ESPN's Mark Schlereth goes toe to toe with Pats DE Ty Warren
HAVE YOU EVER WONDERED what separates an NFL veteran from the average practice-squad player? Why supposedly run-of-the-mill college players go on to NFL greatness while All-Americas become rotation guys? It's not athleticism or toughness; it's technique. Just ask Patriots DE Ty Warren, who credits his hands and footwork with earning him a five-year, $35 million extension in August. "Physically, a guy might be able to dominate in high school and college," says the 6'5", 300-pound Warren. "But you're not walking onto an NFL field and man-handling your opponent. In this league, everyone is powerful." In the Patriots 3-4 scheme, Warren's job is to hold the perimeter, collapse the pocket and disrupt the blocking schemes. Yea, brute strength helps his cause. But it's his precision hands that allow him to, say, keep offensive linemen out of his grill so he can move parallel to the line until the ballcarrier makes his cut downfield. "Shooting your hands tight within the framework of the O-linemen is crucial," says Warren. "This allows you to use leverage, extend your arms and see what's happening in the backfield." Warren won't win any sprinting contest, yet on the field he's almost always where he needs to be when he needs to be there. That's no accident. "we constantly drill ourselves on quick, power-producing steps," he says, "because the slightest misstep will result in huge running or passing lanes." "The D-line has a saying," adds Warren," 'Don't block yourself.' Good technique is key to that."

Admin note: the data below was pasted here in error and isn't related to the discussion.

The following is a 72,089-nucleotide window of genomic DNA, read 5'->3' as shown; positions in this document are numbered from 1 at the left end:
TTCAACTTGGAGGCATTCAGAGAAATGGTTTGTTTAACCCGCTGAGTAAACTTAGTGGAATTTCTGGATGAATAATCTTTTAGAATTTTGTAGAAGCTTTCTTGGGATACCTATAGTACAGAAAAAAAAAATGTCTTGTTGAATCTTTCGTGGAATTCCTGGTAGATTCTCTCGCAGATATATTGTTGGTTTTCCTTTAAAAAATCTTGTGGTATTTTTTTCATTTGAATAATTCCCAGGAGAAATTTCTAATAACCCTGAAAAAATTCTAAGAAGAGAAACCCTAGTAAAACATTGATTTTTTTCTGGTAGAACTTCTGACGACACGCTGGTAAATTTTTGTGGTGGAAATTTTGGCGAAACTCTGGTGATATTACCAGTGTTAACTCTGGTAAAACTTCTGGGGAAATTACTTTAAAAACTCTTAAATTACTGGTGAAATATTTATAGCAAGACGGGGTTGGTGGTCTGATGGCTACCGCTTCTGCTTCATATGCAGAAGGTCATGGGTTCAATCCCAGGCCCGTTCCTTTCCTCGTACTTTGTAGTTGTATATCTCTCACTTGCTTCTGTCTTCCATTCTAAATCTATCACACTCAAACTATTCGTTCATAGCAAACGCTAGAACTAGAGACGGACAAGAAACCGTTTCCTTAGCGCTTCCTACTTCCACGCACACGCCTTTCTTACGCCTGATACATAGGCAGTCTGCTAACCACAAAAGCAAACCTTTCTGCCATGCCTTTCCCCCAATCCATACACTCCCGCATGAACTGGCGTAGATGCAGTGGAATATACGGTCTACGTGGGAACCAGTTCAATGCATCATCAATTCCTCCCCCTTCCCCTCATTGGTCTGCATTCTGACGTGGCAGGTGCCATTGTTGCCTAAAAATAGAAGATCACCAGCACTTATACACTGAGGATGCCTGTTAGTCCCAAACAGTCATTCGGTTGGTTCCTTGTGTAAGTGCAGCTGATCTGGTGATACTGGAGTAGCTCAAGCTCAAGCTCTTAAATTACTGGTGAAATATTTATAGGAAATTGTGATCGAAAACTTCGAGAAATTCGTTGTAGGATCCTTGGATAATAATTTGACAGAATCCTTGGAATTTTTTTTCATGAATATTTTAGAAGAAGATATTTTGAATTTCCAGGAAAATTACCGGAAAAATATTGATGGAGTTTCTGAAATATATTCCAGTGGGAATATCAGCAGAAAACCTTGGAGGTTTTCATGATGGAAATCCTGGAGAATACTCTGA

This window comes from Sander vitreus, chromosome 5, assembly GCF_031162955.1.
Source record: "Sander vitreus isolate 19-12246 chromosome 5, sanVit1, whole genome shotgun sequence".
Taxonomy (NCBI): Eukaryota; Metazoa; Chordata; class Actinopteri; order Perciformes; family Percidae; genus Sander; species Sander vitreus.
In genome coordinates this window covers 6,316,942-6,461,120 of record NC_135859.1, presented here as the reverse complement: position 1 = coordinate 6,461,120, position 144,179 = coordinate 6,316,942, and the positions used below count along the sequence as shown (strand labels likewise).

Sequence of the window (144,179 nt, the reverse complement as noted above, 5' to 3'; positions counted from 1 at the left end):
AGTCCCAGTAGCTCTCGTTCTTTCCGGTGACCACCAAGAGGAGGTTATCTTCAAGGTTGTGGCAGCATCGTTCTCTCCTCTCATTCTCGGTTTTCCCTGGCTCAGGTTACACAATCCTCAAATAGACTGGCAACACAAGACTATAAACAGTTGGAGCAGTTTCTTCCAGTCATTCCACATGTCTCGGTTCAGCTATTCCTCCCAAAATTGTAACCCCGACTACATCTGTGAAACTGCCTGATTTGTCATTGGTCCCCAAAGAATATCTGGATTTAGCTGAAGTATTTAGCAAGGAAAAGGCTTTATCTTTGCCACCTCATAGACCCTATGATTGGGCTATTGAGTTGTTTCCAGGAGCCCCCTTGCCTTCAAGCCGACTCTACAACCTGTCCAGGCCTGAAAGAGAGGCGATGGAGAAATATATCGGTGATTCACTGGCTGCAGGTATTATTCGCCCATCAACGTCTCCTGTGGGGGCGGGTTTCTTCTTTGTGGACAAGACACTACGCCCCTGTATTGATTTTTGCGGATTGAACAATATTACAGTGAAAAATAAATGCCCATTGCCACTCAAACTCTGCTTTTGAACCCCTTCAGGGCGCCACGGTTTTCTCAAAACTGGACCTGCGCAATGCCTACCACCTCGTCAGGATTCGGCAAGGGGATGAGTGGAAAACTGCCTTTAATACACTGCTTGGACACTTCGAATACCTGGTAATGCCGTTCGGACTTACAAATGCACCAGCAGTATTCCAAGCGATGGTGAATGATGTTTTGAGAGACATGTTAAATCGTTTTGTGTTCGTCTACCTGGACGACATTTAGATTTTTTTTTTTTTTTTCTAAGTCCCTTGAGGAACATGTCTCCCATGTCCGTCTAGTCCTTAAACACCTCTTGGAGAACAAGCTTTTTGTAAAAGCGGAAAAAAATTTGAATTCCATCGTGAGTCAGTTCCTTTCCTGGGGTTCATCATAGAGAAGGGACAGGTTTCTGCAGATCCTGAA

(this was pulled from page 118 of the september 24th ESPN the magazine so I have no link)
Not sure if this is against board rules or not (I know ESPN can be tight about this stuff)